Nick Clegg has dismissed reports that his wife shaped his decision to take on Lord Rennard as "compete garbage", as the row opened up bitter divisions within the Lib Dems.
On Wednesday, the Daily Telegraph reported that Miriam González Durántez, had raised concerns with the deputy prime minister that the party had “let down” female activists.
But Clegg told LBC radio this morning that the story was "total garbage" and "a complete work of fiction". The Lib Dem leader said any conversations between him and his wife "would take place in the privacy of the Clegg kitchen".
And he said while the Daily Telegraph was entitled to "make stuff up about me" it should not "drag Miriam into it" as politicians families should be left alone.
Clegg is resisting calls to reinstate the peer at the centre of the sexual harassment scandal engulfing the Lib Dems as the threat of legal action stokes party divisions.
Ex-Liberal Party leader Lord Steel urged the party leadership to "get a grip" on the crisis and lift the threat of expulsion from Lord Rennard.
But Clegg told a meeting of his MPs that it remained the "right judgment" to suspend the former party chief executive over his refusal to apologise to the women behind the claims.
Lord Rennard has instructed a QC specialising in public law to advise him on the "lawfulness or otherwise" of the decision to launch a second inquiry into his conduct.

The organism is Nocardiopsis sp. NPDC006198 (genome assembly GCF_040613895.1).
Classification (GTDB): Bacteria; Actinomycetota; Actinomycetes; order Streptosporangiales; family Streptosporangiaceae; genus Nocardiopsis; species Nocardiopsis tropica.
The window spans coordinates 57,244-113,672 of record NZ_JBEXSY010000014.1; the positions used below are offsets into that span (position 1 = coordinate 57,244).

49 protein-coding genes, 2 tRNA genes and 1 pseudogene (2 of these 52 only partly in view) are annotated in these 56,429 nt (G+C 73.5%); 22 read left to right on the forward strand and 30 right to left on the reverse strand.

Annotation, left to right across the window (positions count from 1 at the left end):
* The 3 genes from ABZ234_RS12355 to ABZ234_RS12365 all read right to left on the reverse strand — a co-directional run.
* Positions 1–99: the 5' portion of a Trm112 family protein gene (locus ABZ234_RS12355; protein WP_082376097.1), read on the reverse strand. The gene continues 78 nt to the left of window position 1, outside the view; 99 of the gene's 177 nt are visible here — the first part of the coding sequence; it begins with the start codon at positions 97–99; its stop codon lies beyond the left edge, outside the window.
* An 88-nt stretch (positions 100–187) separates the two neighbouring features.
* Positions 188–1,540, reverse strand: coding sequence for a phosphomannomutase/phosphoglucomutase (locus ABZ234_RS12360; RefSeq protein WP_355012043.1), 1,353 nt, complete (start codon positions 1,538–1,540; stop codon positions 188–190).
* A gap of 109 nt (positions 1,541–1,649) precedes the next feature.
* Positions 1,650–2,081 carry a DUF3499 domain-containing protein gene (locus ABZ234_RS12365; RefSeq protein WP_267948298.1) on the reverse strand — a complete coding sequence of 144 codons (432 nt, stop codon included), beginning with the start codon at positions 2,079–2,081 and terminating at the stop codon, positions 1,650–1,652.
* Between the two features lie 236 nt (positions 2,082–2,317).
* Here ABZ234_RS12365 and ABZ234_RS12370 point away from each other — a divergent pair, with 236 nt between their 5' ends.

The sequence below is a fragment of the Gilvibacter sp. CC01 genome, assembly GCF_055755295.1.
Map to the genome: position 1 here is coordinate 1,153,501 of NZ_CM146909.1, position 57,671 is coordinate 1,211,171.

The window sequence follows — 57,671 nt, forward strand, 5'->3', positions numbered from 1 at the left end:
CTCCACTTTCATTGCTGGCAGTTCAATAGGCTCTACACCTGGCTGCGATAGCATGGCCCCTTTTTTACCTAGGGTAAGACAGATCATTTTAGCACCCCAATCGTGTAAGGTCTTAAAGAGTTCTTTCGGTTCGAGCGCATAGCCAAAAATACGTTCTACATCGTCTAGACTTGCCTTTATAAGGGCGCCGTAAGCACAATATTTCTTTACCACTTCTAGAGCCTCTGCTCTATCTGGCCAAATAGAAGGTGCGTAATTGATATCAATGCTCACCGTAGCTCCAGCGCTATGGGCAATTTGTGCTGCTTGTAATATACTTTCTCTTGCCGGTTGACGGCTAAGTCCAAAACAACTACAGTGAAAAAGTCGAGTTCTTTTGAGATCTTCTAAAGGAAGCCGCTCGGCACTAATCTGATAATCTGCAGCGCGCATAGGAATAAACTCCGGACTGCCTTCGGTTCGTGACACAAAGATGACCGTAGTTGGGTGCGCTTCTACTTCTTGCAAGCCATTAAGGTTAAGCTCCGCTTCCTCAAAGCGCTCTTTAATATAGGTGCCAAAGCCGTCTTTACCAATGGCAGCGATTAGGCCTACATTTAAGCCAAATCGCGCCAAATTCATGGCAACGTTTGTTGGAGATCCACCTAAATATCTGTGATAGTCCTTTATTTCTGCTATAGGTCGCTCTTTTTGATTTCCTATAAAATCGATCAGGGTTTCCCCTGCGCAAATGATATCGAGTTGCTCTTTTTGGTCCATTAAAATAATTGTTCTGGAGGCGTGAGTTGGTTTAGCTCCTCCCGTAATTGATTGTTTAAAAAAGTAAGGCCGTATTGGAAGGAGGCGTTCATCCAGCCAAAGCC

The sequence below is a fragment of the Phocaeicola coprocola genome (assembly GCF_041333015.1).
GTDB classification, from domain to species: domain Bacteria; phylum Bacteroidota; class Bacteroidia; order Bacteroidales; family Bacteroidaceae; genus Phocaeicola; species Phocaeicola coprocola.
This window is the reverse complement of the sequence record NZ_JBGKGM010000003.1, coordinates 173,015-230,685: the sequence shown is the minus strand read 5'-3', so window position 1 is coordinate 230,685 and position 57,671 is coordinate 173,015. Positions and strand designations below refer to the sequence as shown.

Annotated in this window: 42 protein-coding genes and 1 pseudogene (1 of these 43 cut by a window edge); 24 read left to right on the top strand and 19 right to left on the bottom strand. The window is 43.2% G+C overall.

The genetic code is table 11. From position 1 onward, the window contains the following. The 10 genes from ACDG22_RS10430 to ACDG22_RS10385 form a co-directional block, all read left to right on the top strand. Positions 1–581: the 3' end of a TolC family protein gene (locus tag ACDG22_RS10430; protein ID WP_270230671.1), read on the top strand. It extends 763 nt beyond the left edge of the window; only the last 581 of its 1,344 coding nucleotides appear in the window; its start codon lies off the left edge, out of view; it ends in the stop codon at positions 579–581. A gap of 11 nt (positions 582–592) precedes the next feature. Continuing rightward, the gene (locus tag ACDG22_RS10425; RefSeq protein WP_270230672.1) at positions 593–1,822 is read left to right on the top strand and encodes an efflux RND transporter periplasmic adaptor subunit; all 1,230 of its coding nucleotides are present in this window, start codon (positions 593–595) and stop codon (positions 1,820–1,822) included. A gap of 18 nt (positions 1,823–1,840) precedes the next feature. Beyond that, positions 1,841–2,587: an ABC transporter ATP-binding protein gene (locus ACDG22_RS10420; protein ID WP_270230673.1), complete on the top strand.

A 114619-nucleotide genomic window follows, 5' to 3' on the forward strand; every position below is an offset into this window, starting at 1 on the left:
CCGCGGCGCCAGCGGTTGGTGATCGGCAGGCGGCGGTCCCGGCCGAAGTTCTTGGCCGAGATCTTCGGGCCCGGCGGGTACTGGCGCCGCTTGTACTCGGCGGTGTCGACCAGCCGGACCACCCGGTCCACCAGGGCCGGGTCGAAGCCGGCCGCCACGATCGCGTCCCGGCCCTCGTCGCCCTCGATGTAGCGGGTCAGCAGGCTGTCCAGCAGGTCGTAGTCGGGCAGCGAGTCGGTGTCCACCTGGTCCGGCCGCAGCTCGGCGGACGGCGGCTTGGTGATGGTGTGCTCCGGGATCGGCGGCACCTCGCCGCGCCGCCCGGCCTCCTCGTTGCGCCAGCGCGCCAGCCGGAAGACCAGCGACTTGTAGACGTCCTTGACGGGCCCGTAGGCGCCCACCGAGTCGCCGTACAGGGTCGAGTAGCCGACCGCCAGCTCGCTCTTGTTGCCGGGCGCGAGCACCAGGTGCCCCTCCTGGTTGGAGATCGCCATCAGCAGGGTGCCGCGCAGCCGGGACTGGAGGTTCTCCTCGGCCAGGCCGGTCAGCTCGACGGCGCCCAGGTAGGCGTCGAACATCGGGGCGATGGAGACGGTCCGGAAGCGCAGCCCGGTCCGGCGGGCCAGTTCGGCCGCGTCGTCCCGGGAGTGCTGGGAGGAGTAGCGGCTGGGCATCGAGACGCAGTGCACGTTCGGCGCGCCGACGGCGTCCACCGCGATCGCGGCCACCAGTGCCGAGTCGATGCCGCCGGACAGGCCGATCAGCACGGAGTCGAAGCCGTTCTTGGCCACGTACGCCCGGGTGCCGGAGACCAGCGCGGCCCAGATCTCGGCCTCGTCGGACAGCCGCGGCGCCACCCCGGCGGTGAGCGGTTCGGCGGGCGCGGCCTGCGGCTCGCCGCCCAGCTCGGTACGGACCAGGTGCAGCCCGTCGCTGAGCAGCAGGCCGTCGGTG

The move fuelled speculation that the former party chief executive - who has always denied the allegations against him - could seek an injunction blocking the inquiry.
A first inquiry, by a QC, found that while there was insufficient evidence to bring disciplinary charges, the women's claims were credible and Lord Rennard should apologise to them.
His refusal to make that apology despite being ordered to by Clegg is now the subject of an inquiry into whether he has brought the party into disrepute.
Supporters of the peer dismissed the latest inquiry as no more than a "re-run" of the first.
Friends of Lord Rennard insist that he does not want the case to end up in the courts but claimed that attempts to resolve the issue through mediation had been blocked by Lib Dem president Tim Farron.
With one of the women whom he is alleged to have harassed refusing to rule out a counter claim against the peer, the Lib Dems are faced with the prospect of becoming embroiled in a series of damaging court battles which could drag on for months.